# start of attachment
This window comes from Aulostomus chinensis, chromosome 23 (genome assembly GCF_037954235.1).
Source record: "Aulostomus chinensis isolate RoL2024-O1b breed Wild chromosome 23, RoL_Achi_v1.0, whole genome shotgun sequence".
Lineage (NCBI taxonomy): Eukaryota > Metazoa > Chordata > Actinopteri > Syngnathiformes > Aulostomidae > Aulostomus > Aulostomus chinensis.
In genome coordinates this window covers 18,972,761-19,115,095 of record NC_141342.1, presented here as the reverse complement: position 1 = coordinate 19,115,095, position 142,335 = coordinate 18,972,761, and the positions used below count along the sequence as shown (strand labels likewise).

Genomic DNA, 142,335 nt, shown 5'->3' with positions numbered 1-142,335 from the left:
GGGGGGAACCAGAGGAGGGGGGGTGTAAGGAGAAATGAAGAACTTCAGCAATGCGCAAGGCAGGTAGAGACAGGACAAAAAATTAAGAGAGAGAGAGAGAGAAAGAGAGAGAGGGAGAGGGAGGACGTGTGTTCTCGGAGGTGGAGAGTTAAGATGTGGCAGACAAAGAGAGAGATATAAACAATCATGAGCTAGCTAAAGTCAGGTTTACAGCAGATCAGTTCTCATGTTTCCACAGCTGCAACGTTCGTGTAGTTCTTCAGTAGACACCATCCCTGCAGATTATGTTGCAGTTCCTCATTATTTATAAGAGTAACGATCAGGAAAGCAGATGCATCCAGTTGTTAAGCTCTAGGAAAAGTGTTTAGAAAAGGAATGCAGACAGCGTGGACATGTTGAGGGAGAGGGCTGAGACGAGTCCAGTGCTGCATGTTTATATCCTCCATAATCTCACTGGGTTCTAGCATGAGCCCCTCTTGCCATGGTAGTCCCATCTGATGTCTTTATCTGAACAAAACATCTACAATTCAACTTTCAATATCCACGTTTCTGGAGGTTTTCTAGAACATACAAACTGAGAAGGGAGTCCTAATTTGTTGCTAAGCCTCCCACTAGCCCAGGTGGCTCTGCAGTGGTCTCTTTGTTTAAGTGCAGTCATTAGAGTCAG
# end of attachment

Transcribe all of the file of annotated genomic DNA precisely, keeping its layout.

This window comes from Aulostomus chinensis, chromosome 23 (genome assembly GCF_037954235.1).
Source record: "Aulostomus chinensis isolate RoL2024-O1b breed Wild chromosome 23, RoL_Achi_v1.0, whole genome shotgun sequence".
Lineage (NCBI taxonomy): Eukaryota > Metazoa > Chordata > Actinopteri > Syngnathiformes > Aulostomidae > Aulostomus > Aulostomus chinensis.
In genome coordinates this window covers 18,972,761-19,115,095 of record NC_141342.1, presented here as the reverse complement: position 1 = coordinate 19,115,095, position 142,335 = coordinate 18,972,761, and the positions used below count along the sequence as shown (strand labels likewise).

Genomic DNA, 142,335 nt, shown 5'->3' with positions numbered 1-142,335 from the left:
GGGGGGAACCAGAGGAGGGGGGGTGTAAGGAGAAATGAAGAACTTCAGCAATGCGCAAGGCAGGTAGAGACAGGACAAAAAATTAAGAGAGAGAGAGAGAGAAAGAGAGAGAGGGAGAGGGAGGACGTGTGTTCTCGGAGGTGGAGAGTTAAGATGTGGCAGACAAAGAGAGAGATATAAACAATCATGAGCTAGCTAAAGTCAGGTTTACAGCAGATCAGTTCTCATGTTTCCACAGCTGCAACGTTCGTGTAGTTCTTCAGTAGACACCATCCCTGCAGATTATGTTGCAGTTCCTCATTATTTATAAGAGTAACGATCAGGAAAGCAGATGCATCCAGTTGTTAAGCTCTAGGAAAAGTGTTTAGAAAAGGAATGCAGACAGCGTGGACATGTTGAGGGAGAGGGCTGAGACGAGTCCAGTGCTGCATGTTTATATCCTCCATAATCTCACTGGGTTCTAGCATGAGCCCCTCTTGCCATGGTAGTCCCATCTGATGTCTTTATCTGAACAAAACATCTACAATTCAACTTTCAATATCCACGTTTCTGGAGGTTTTCTAGAACATACAAACTGAGAAGGGAGTCCTAATTTGTTGCTAAGCCTCCCACTAGCCCAGGTGGCTCTGCAGTGGTCTCTTTGTTTAAGTGCAGTCATTAGAGTCAG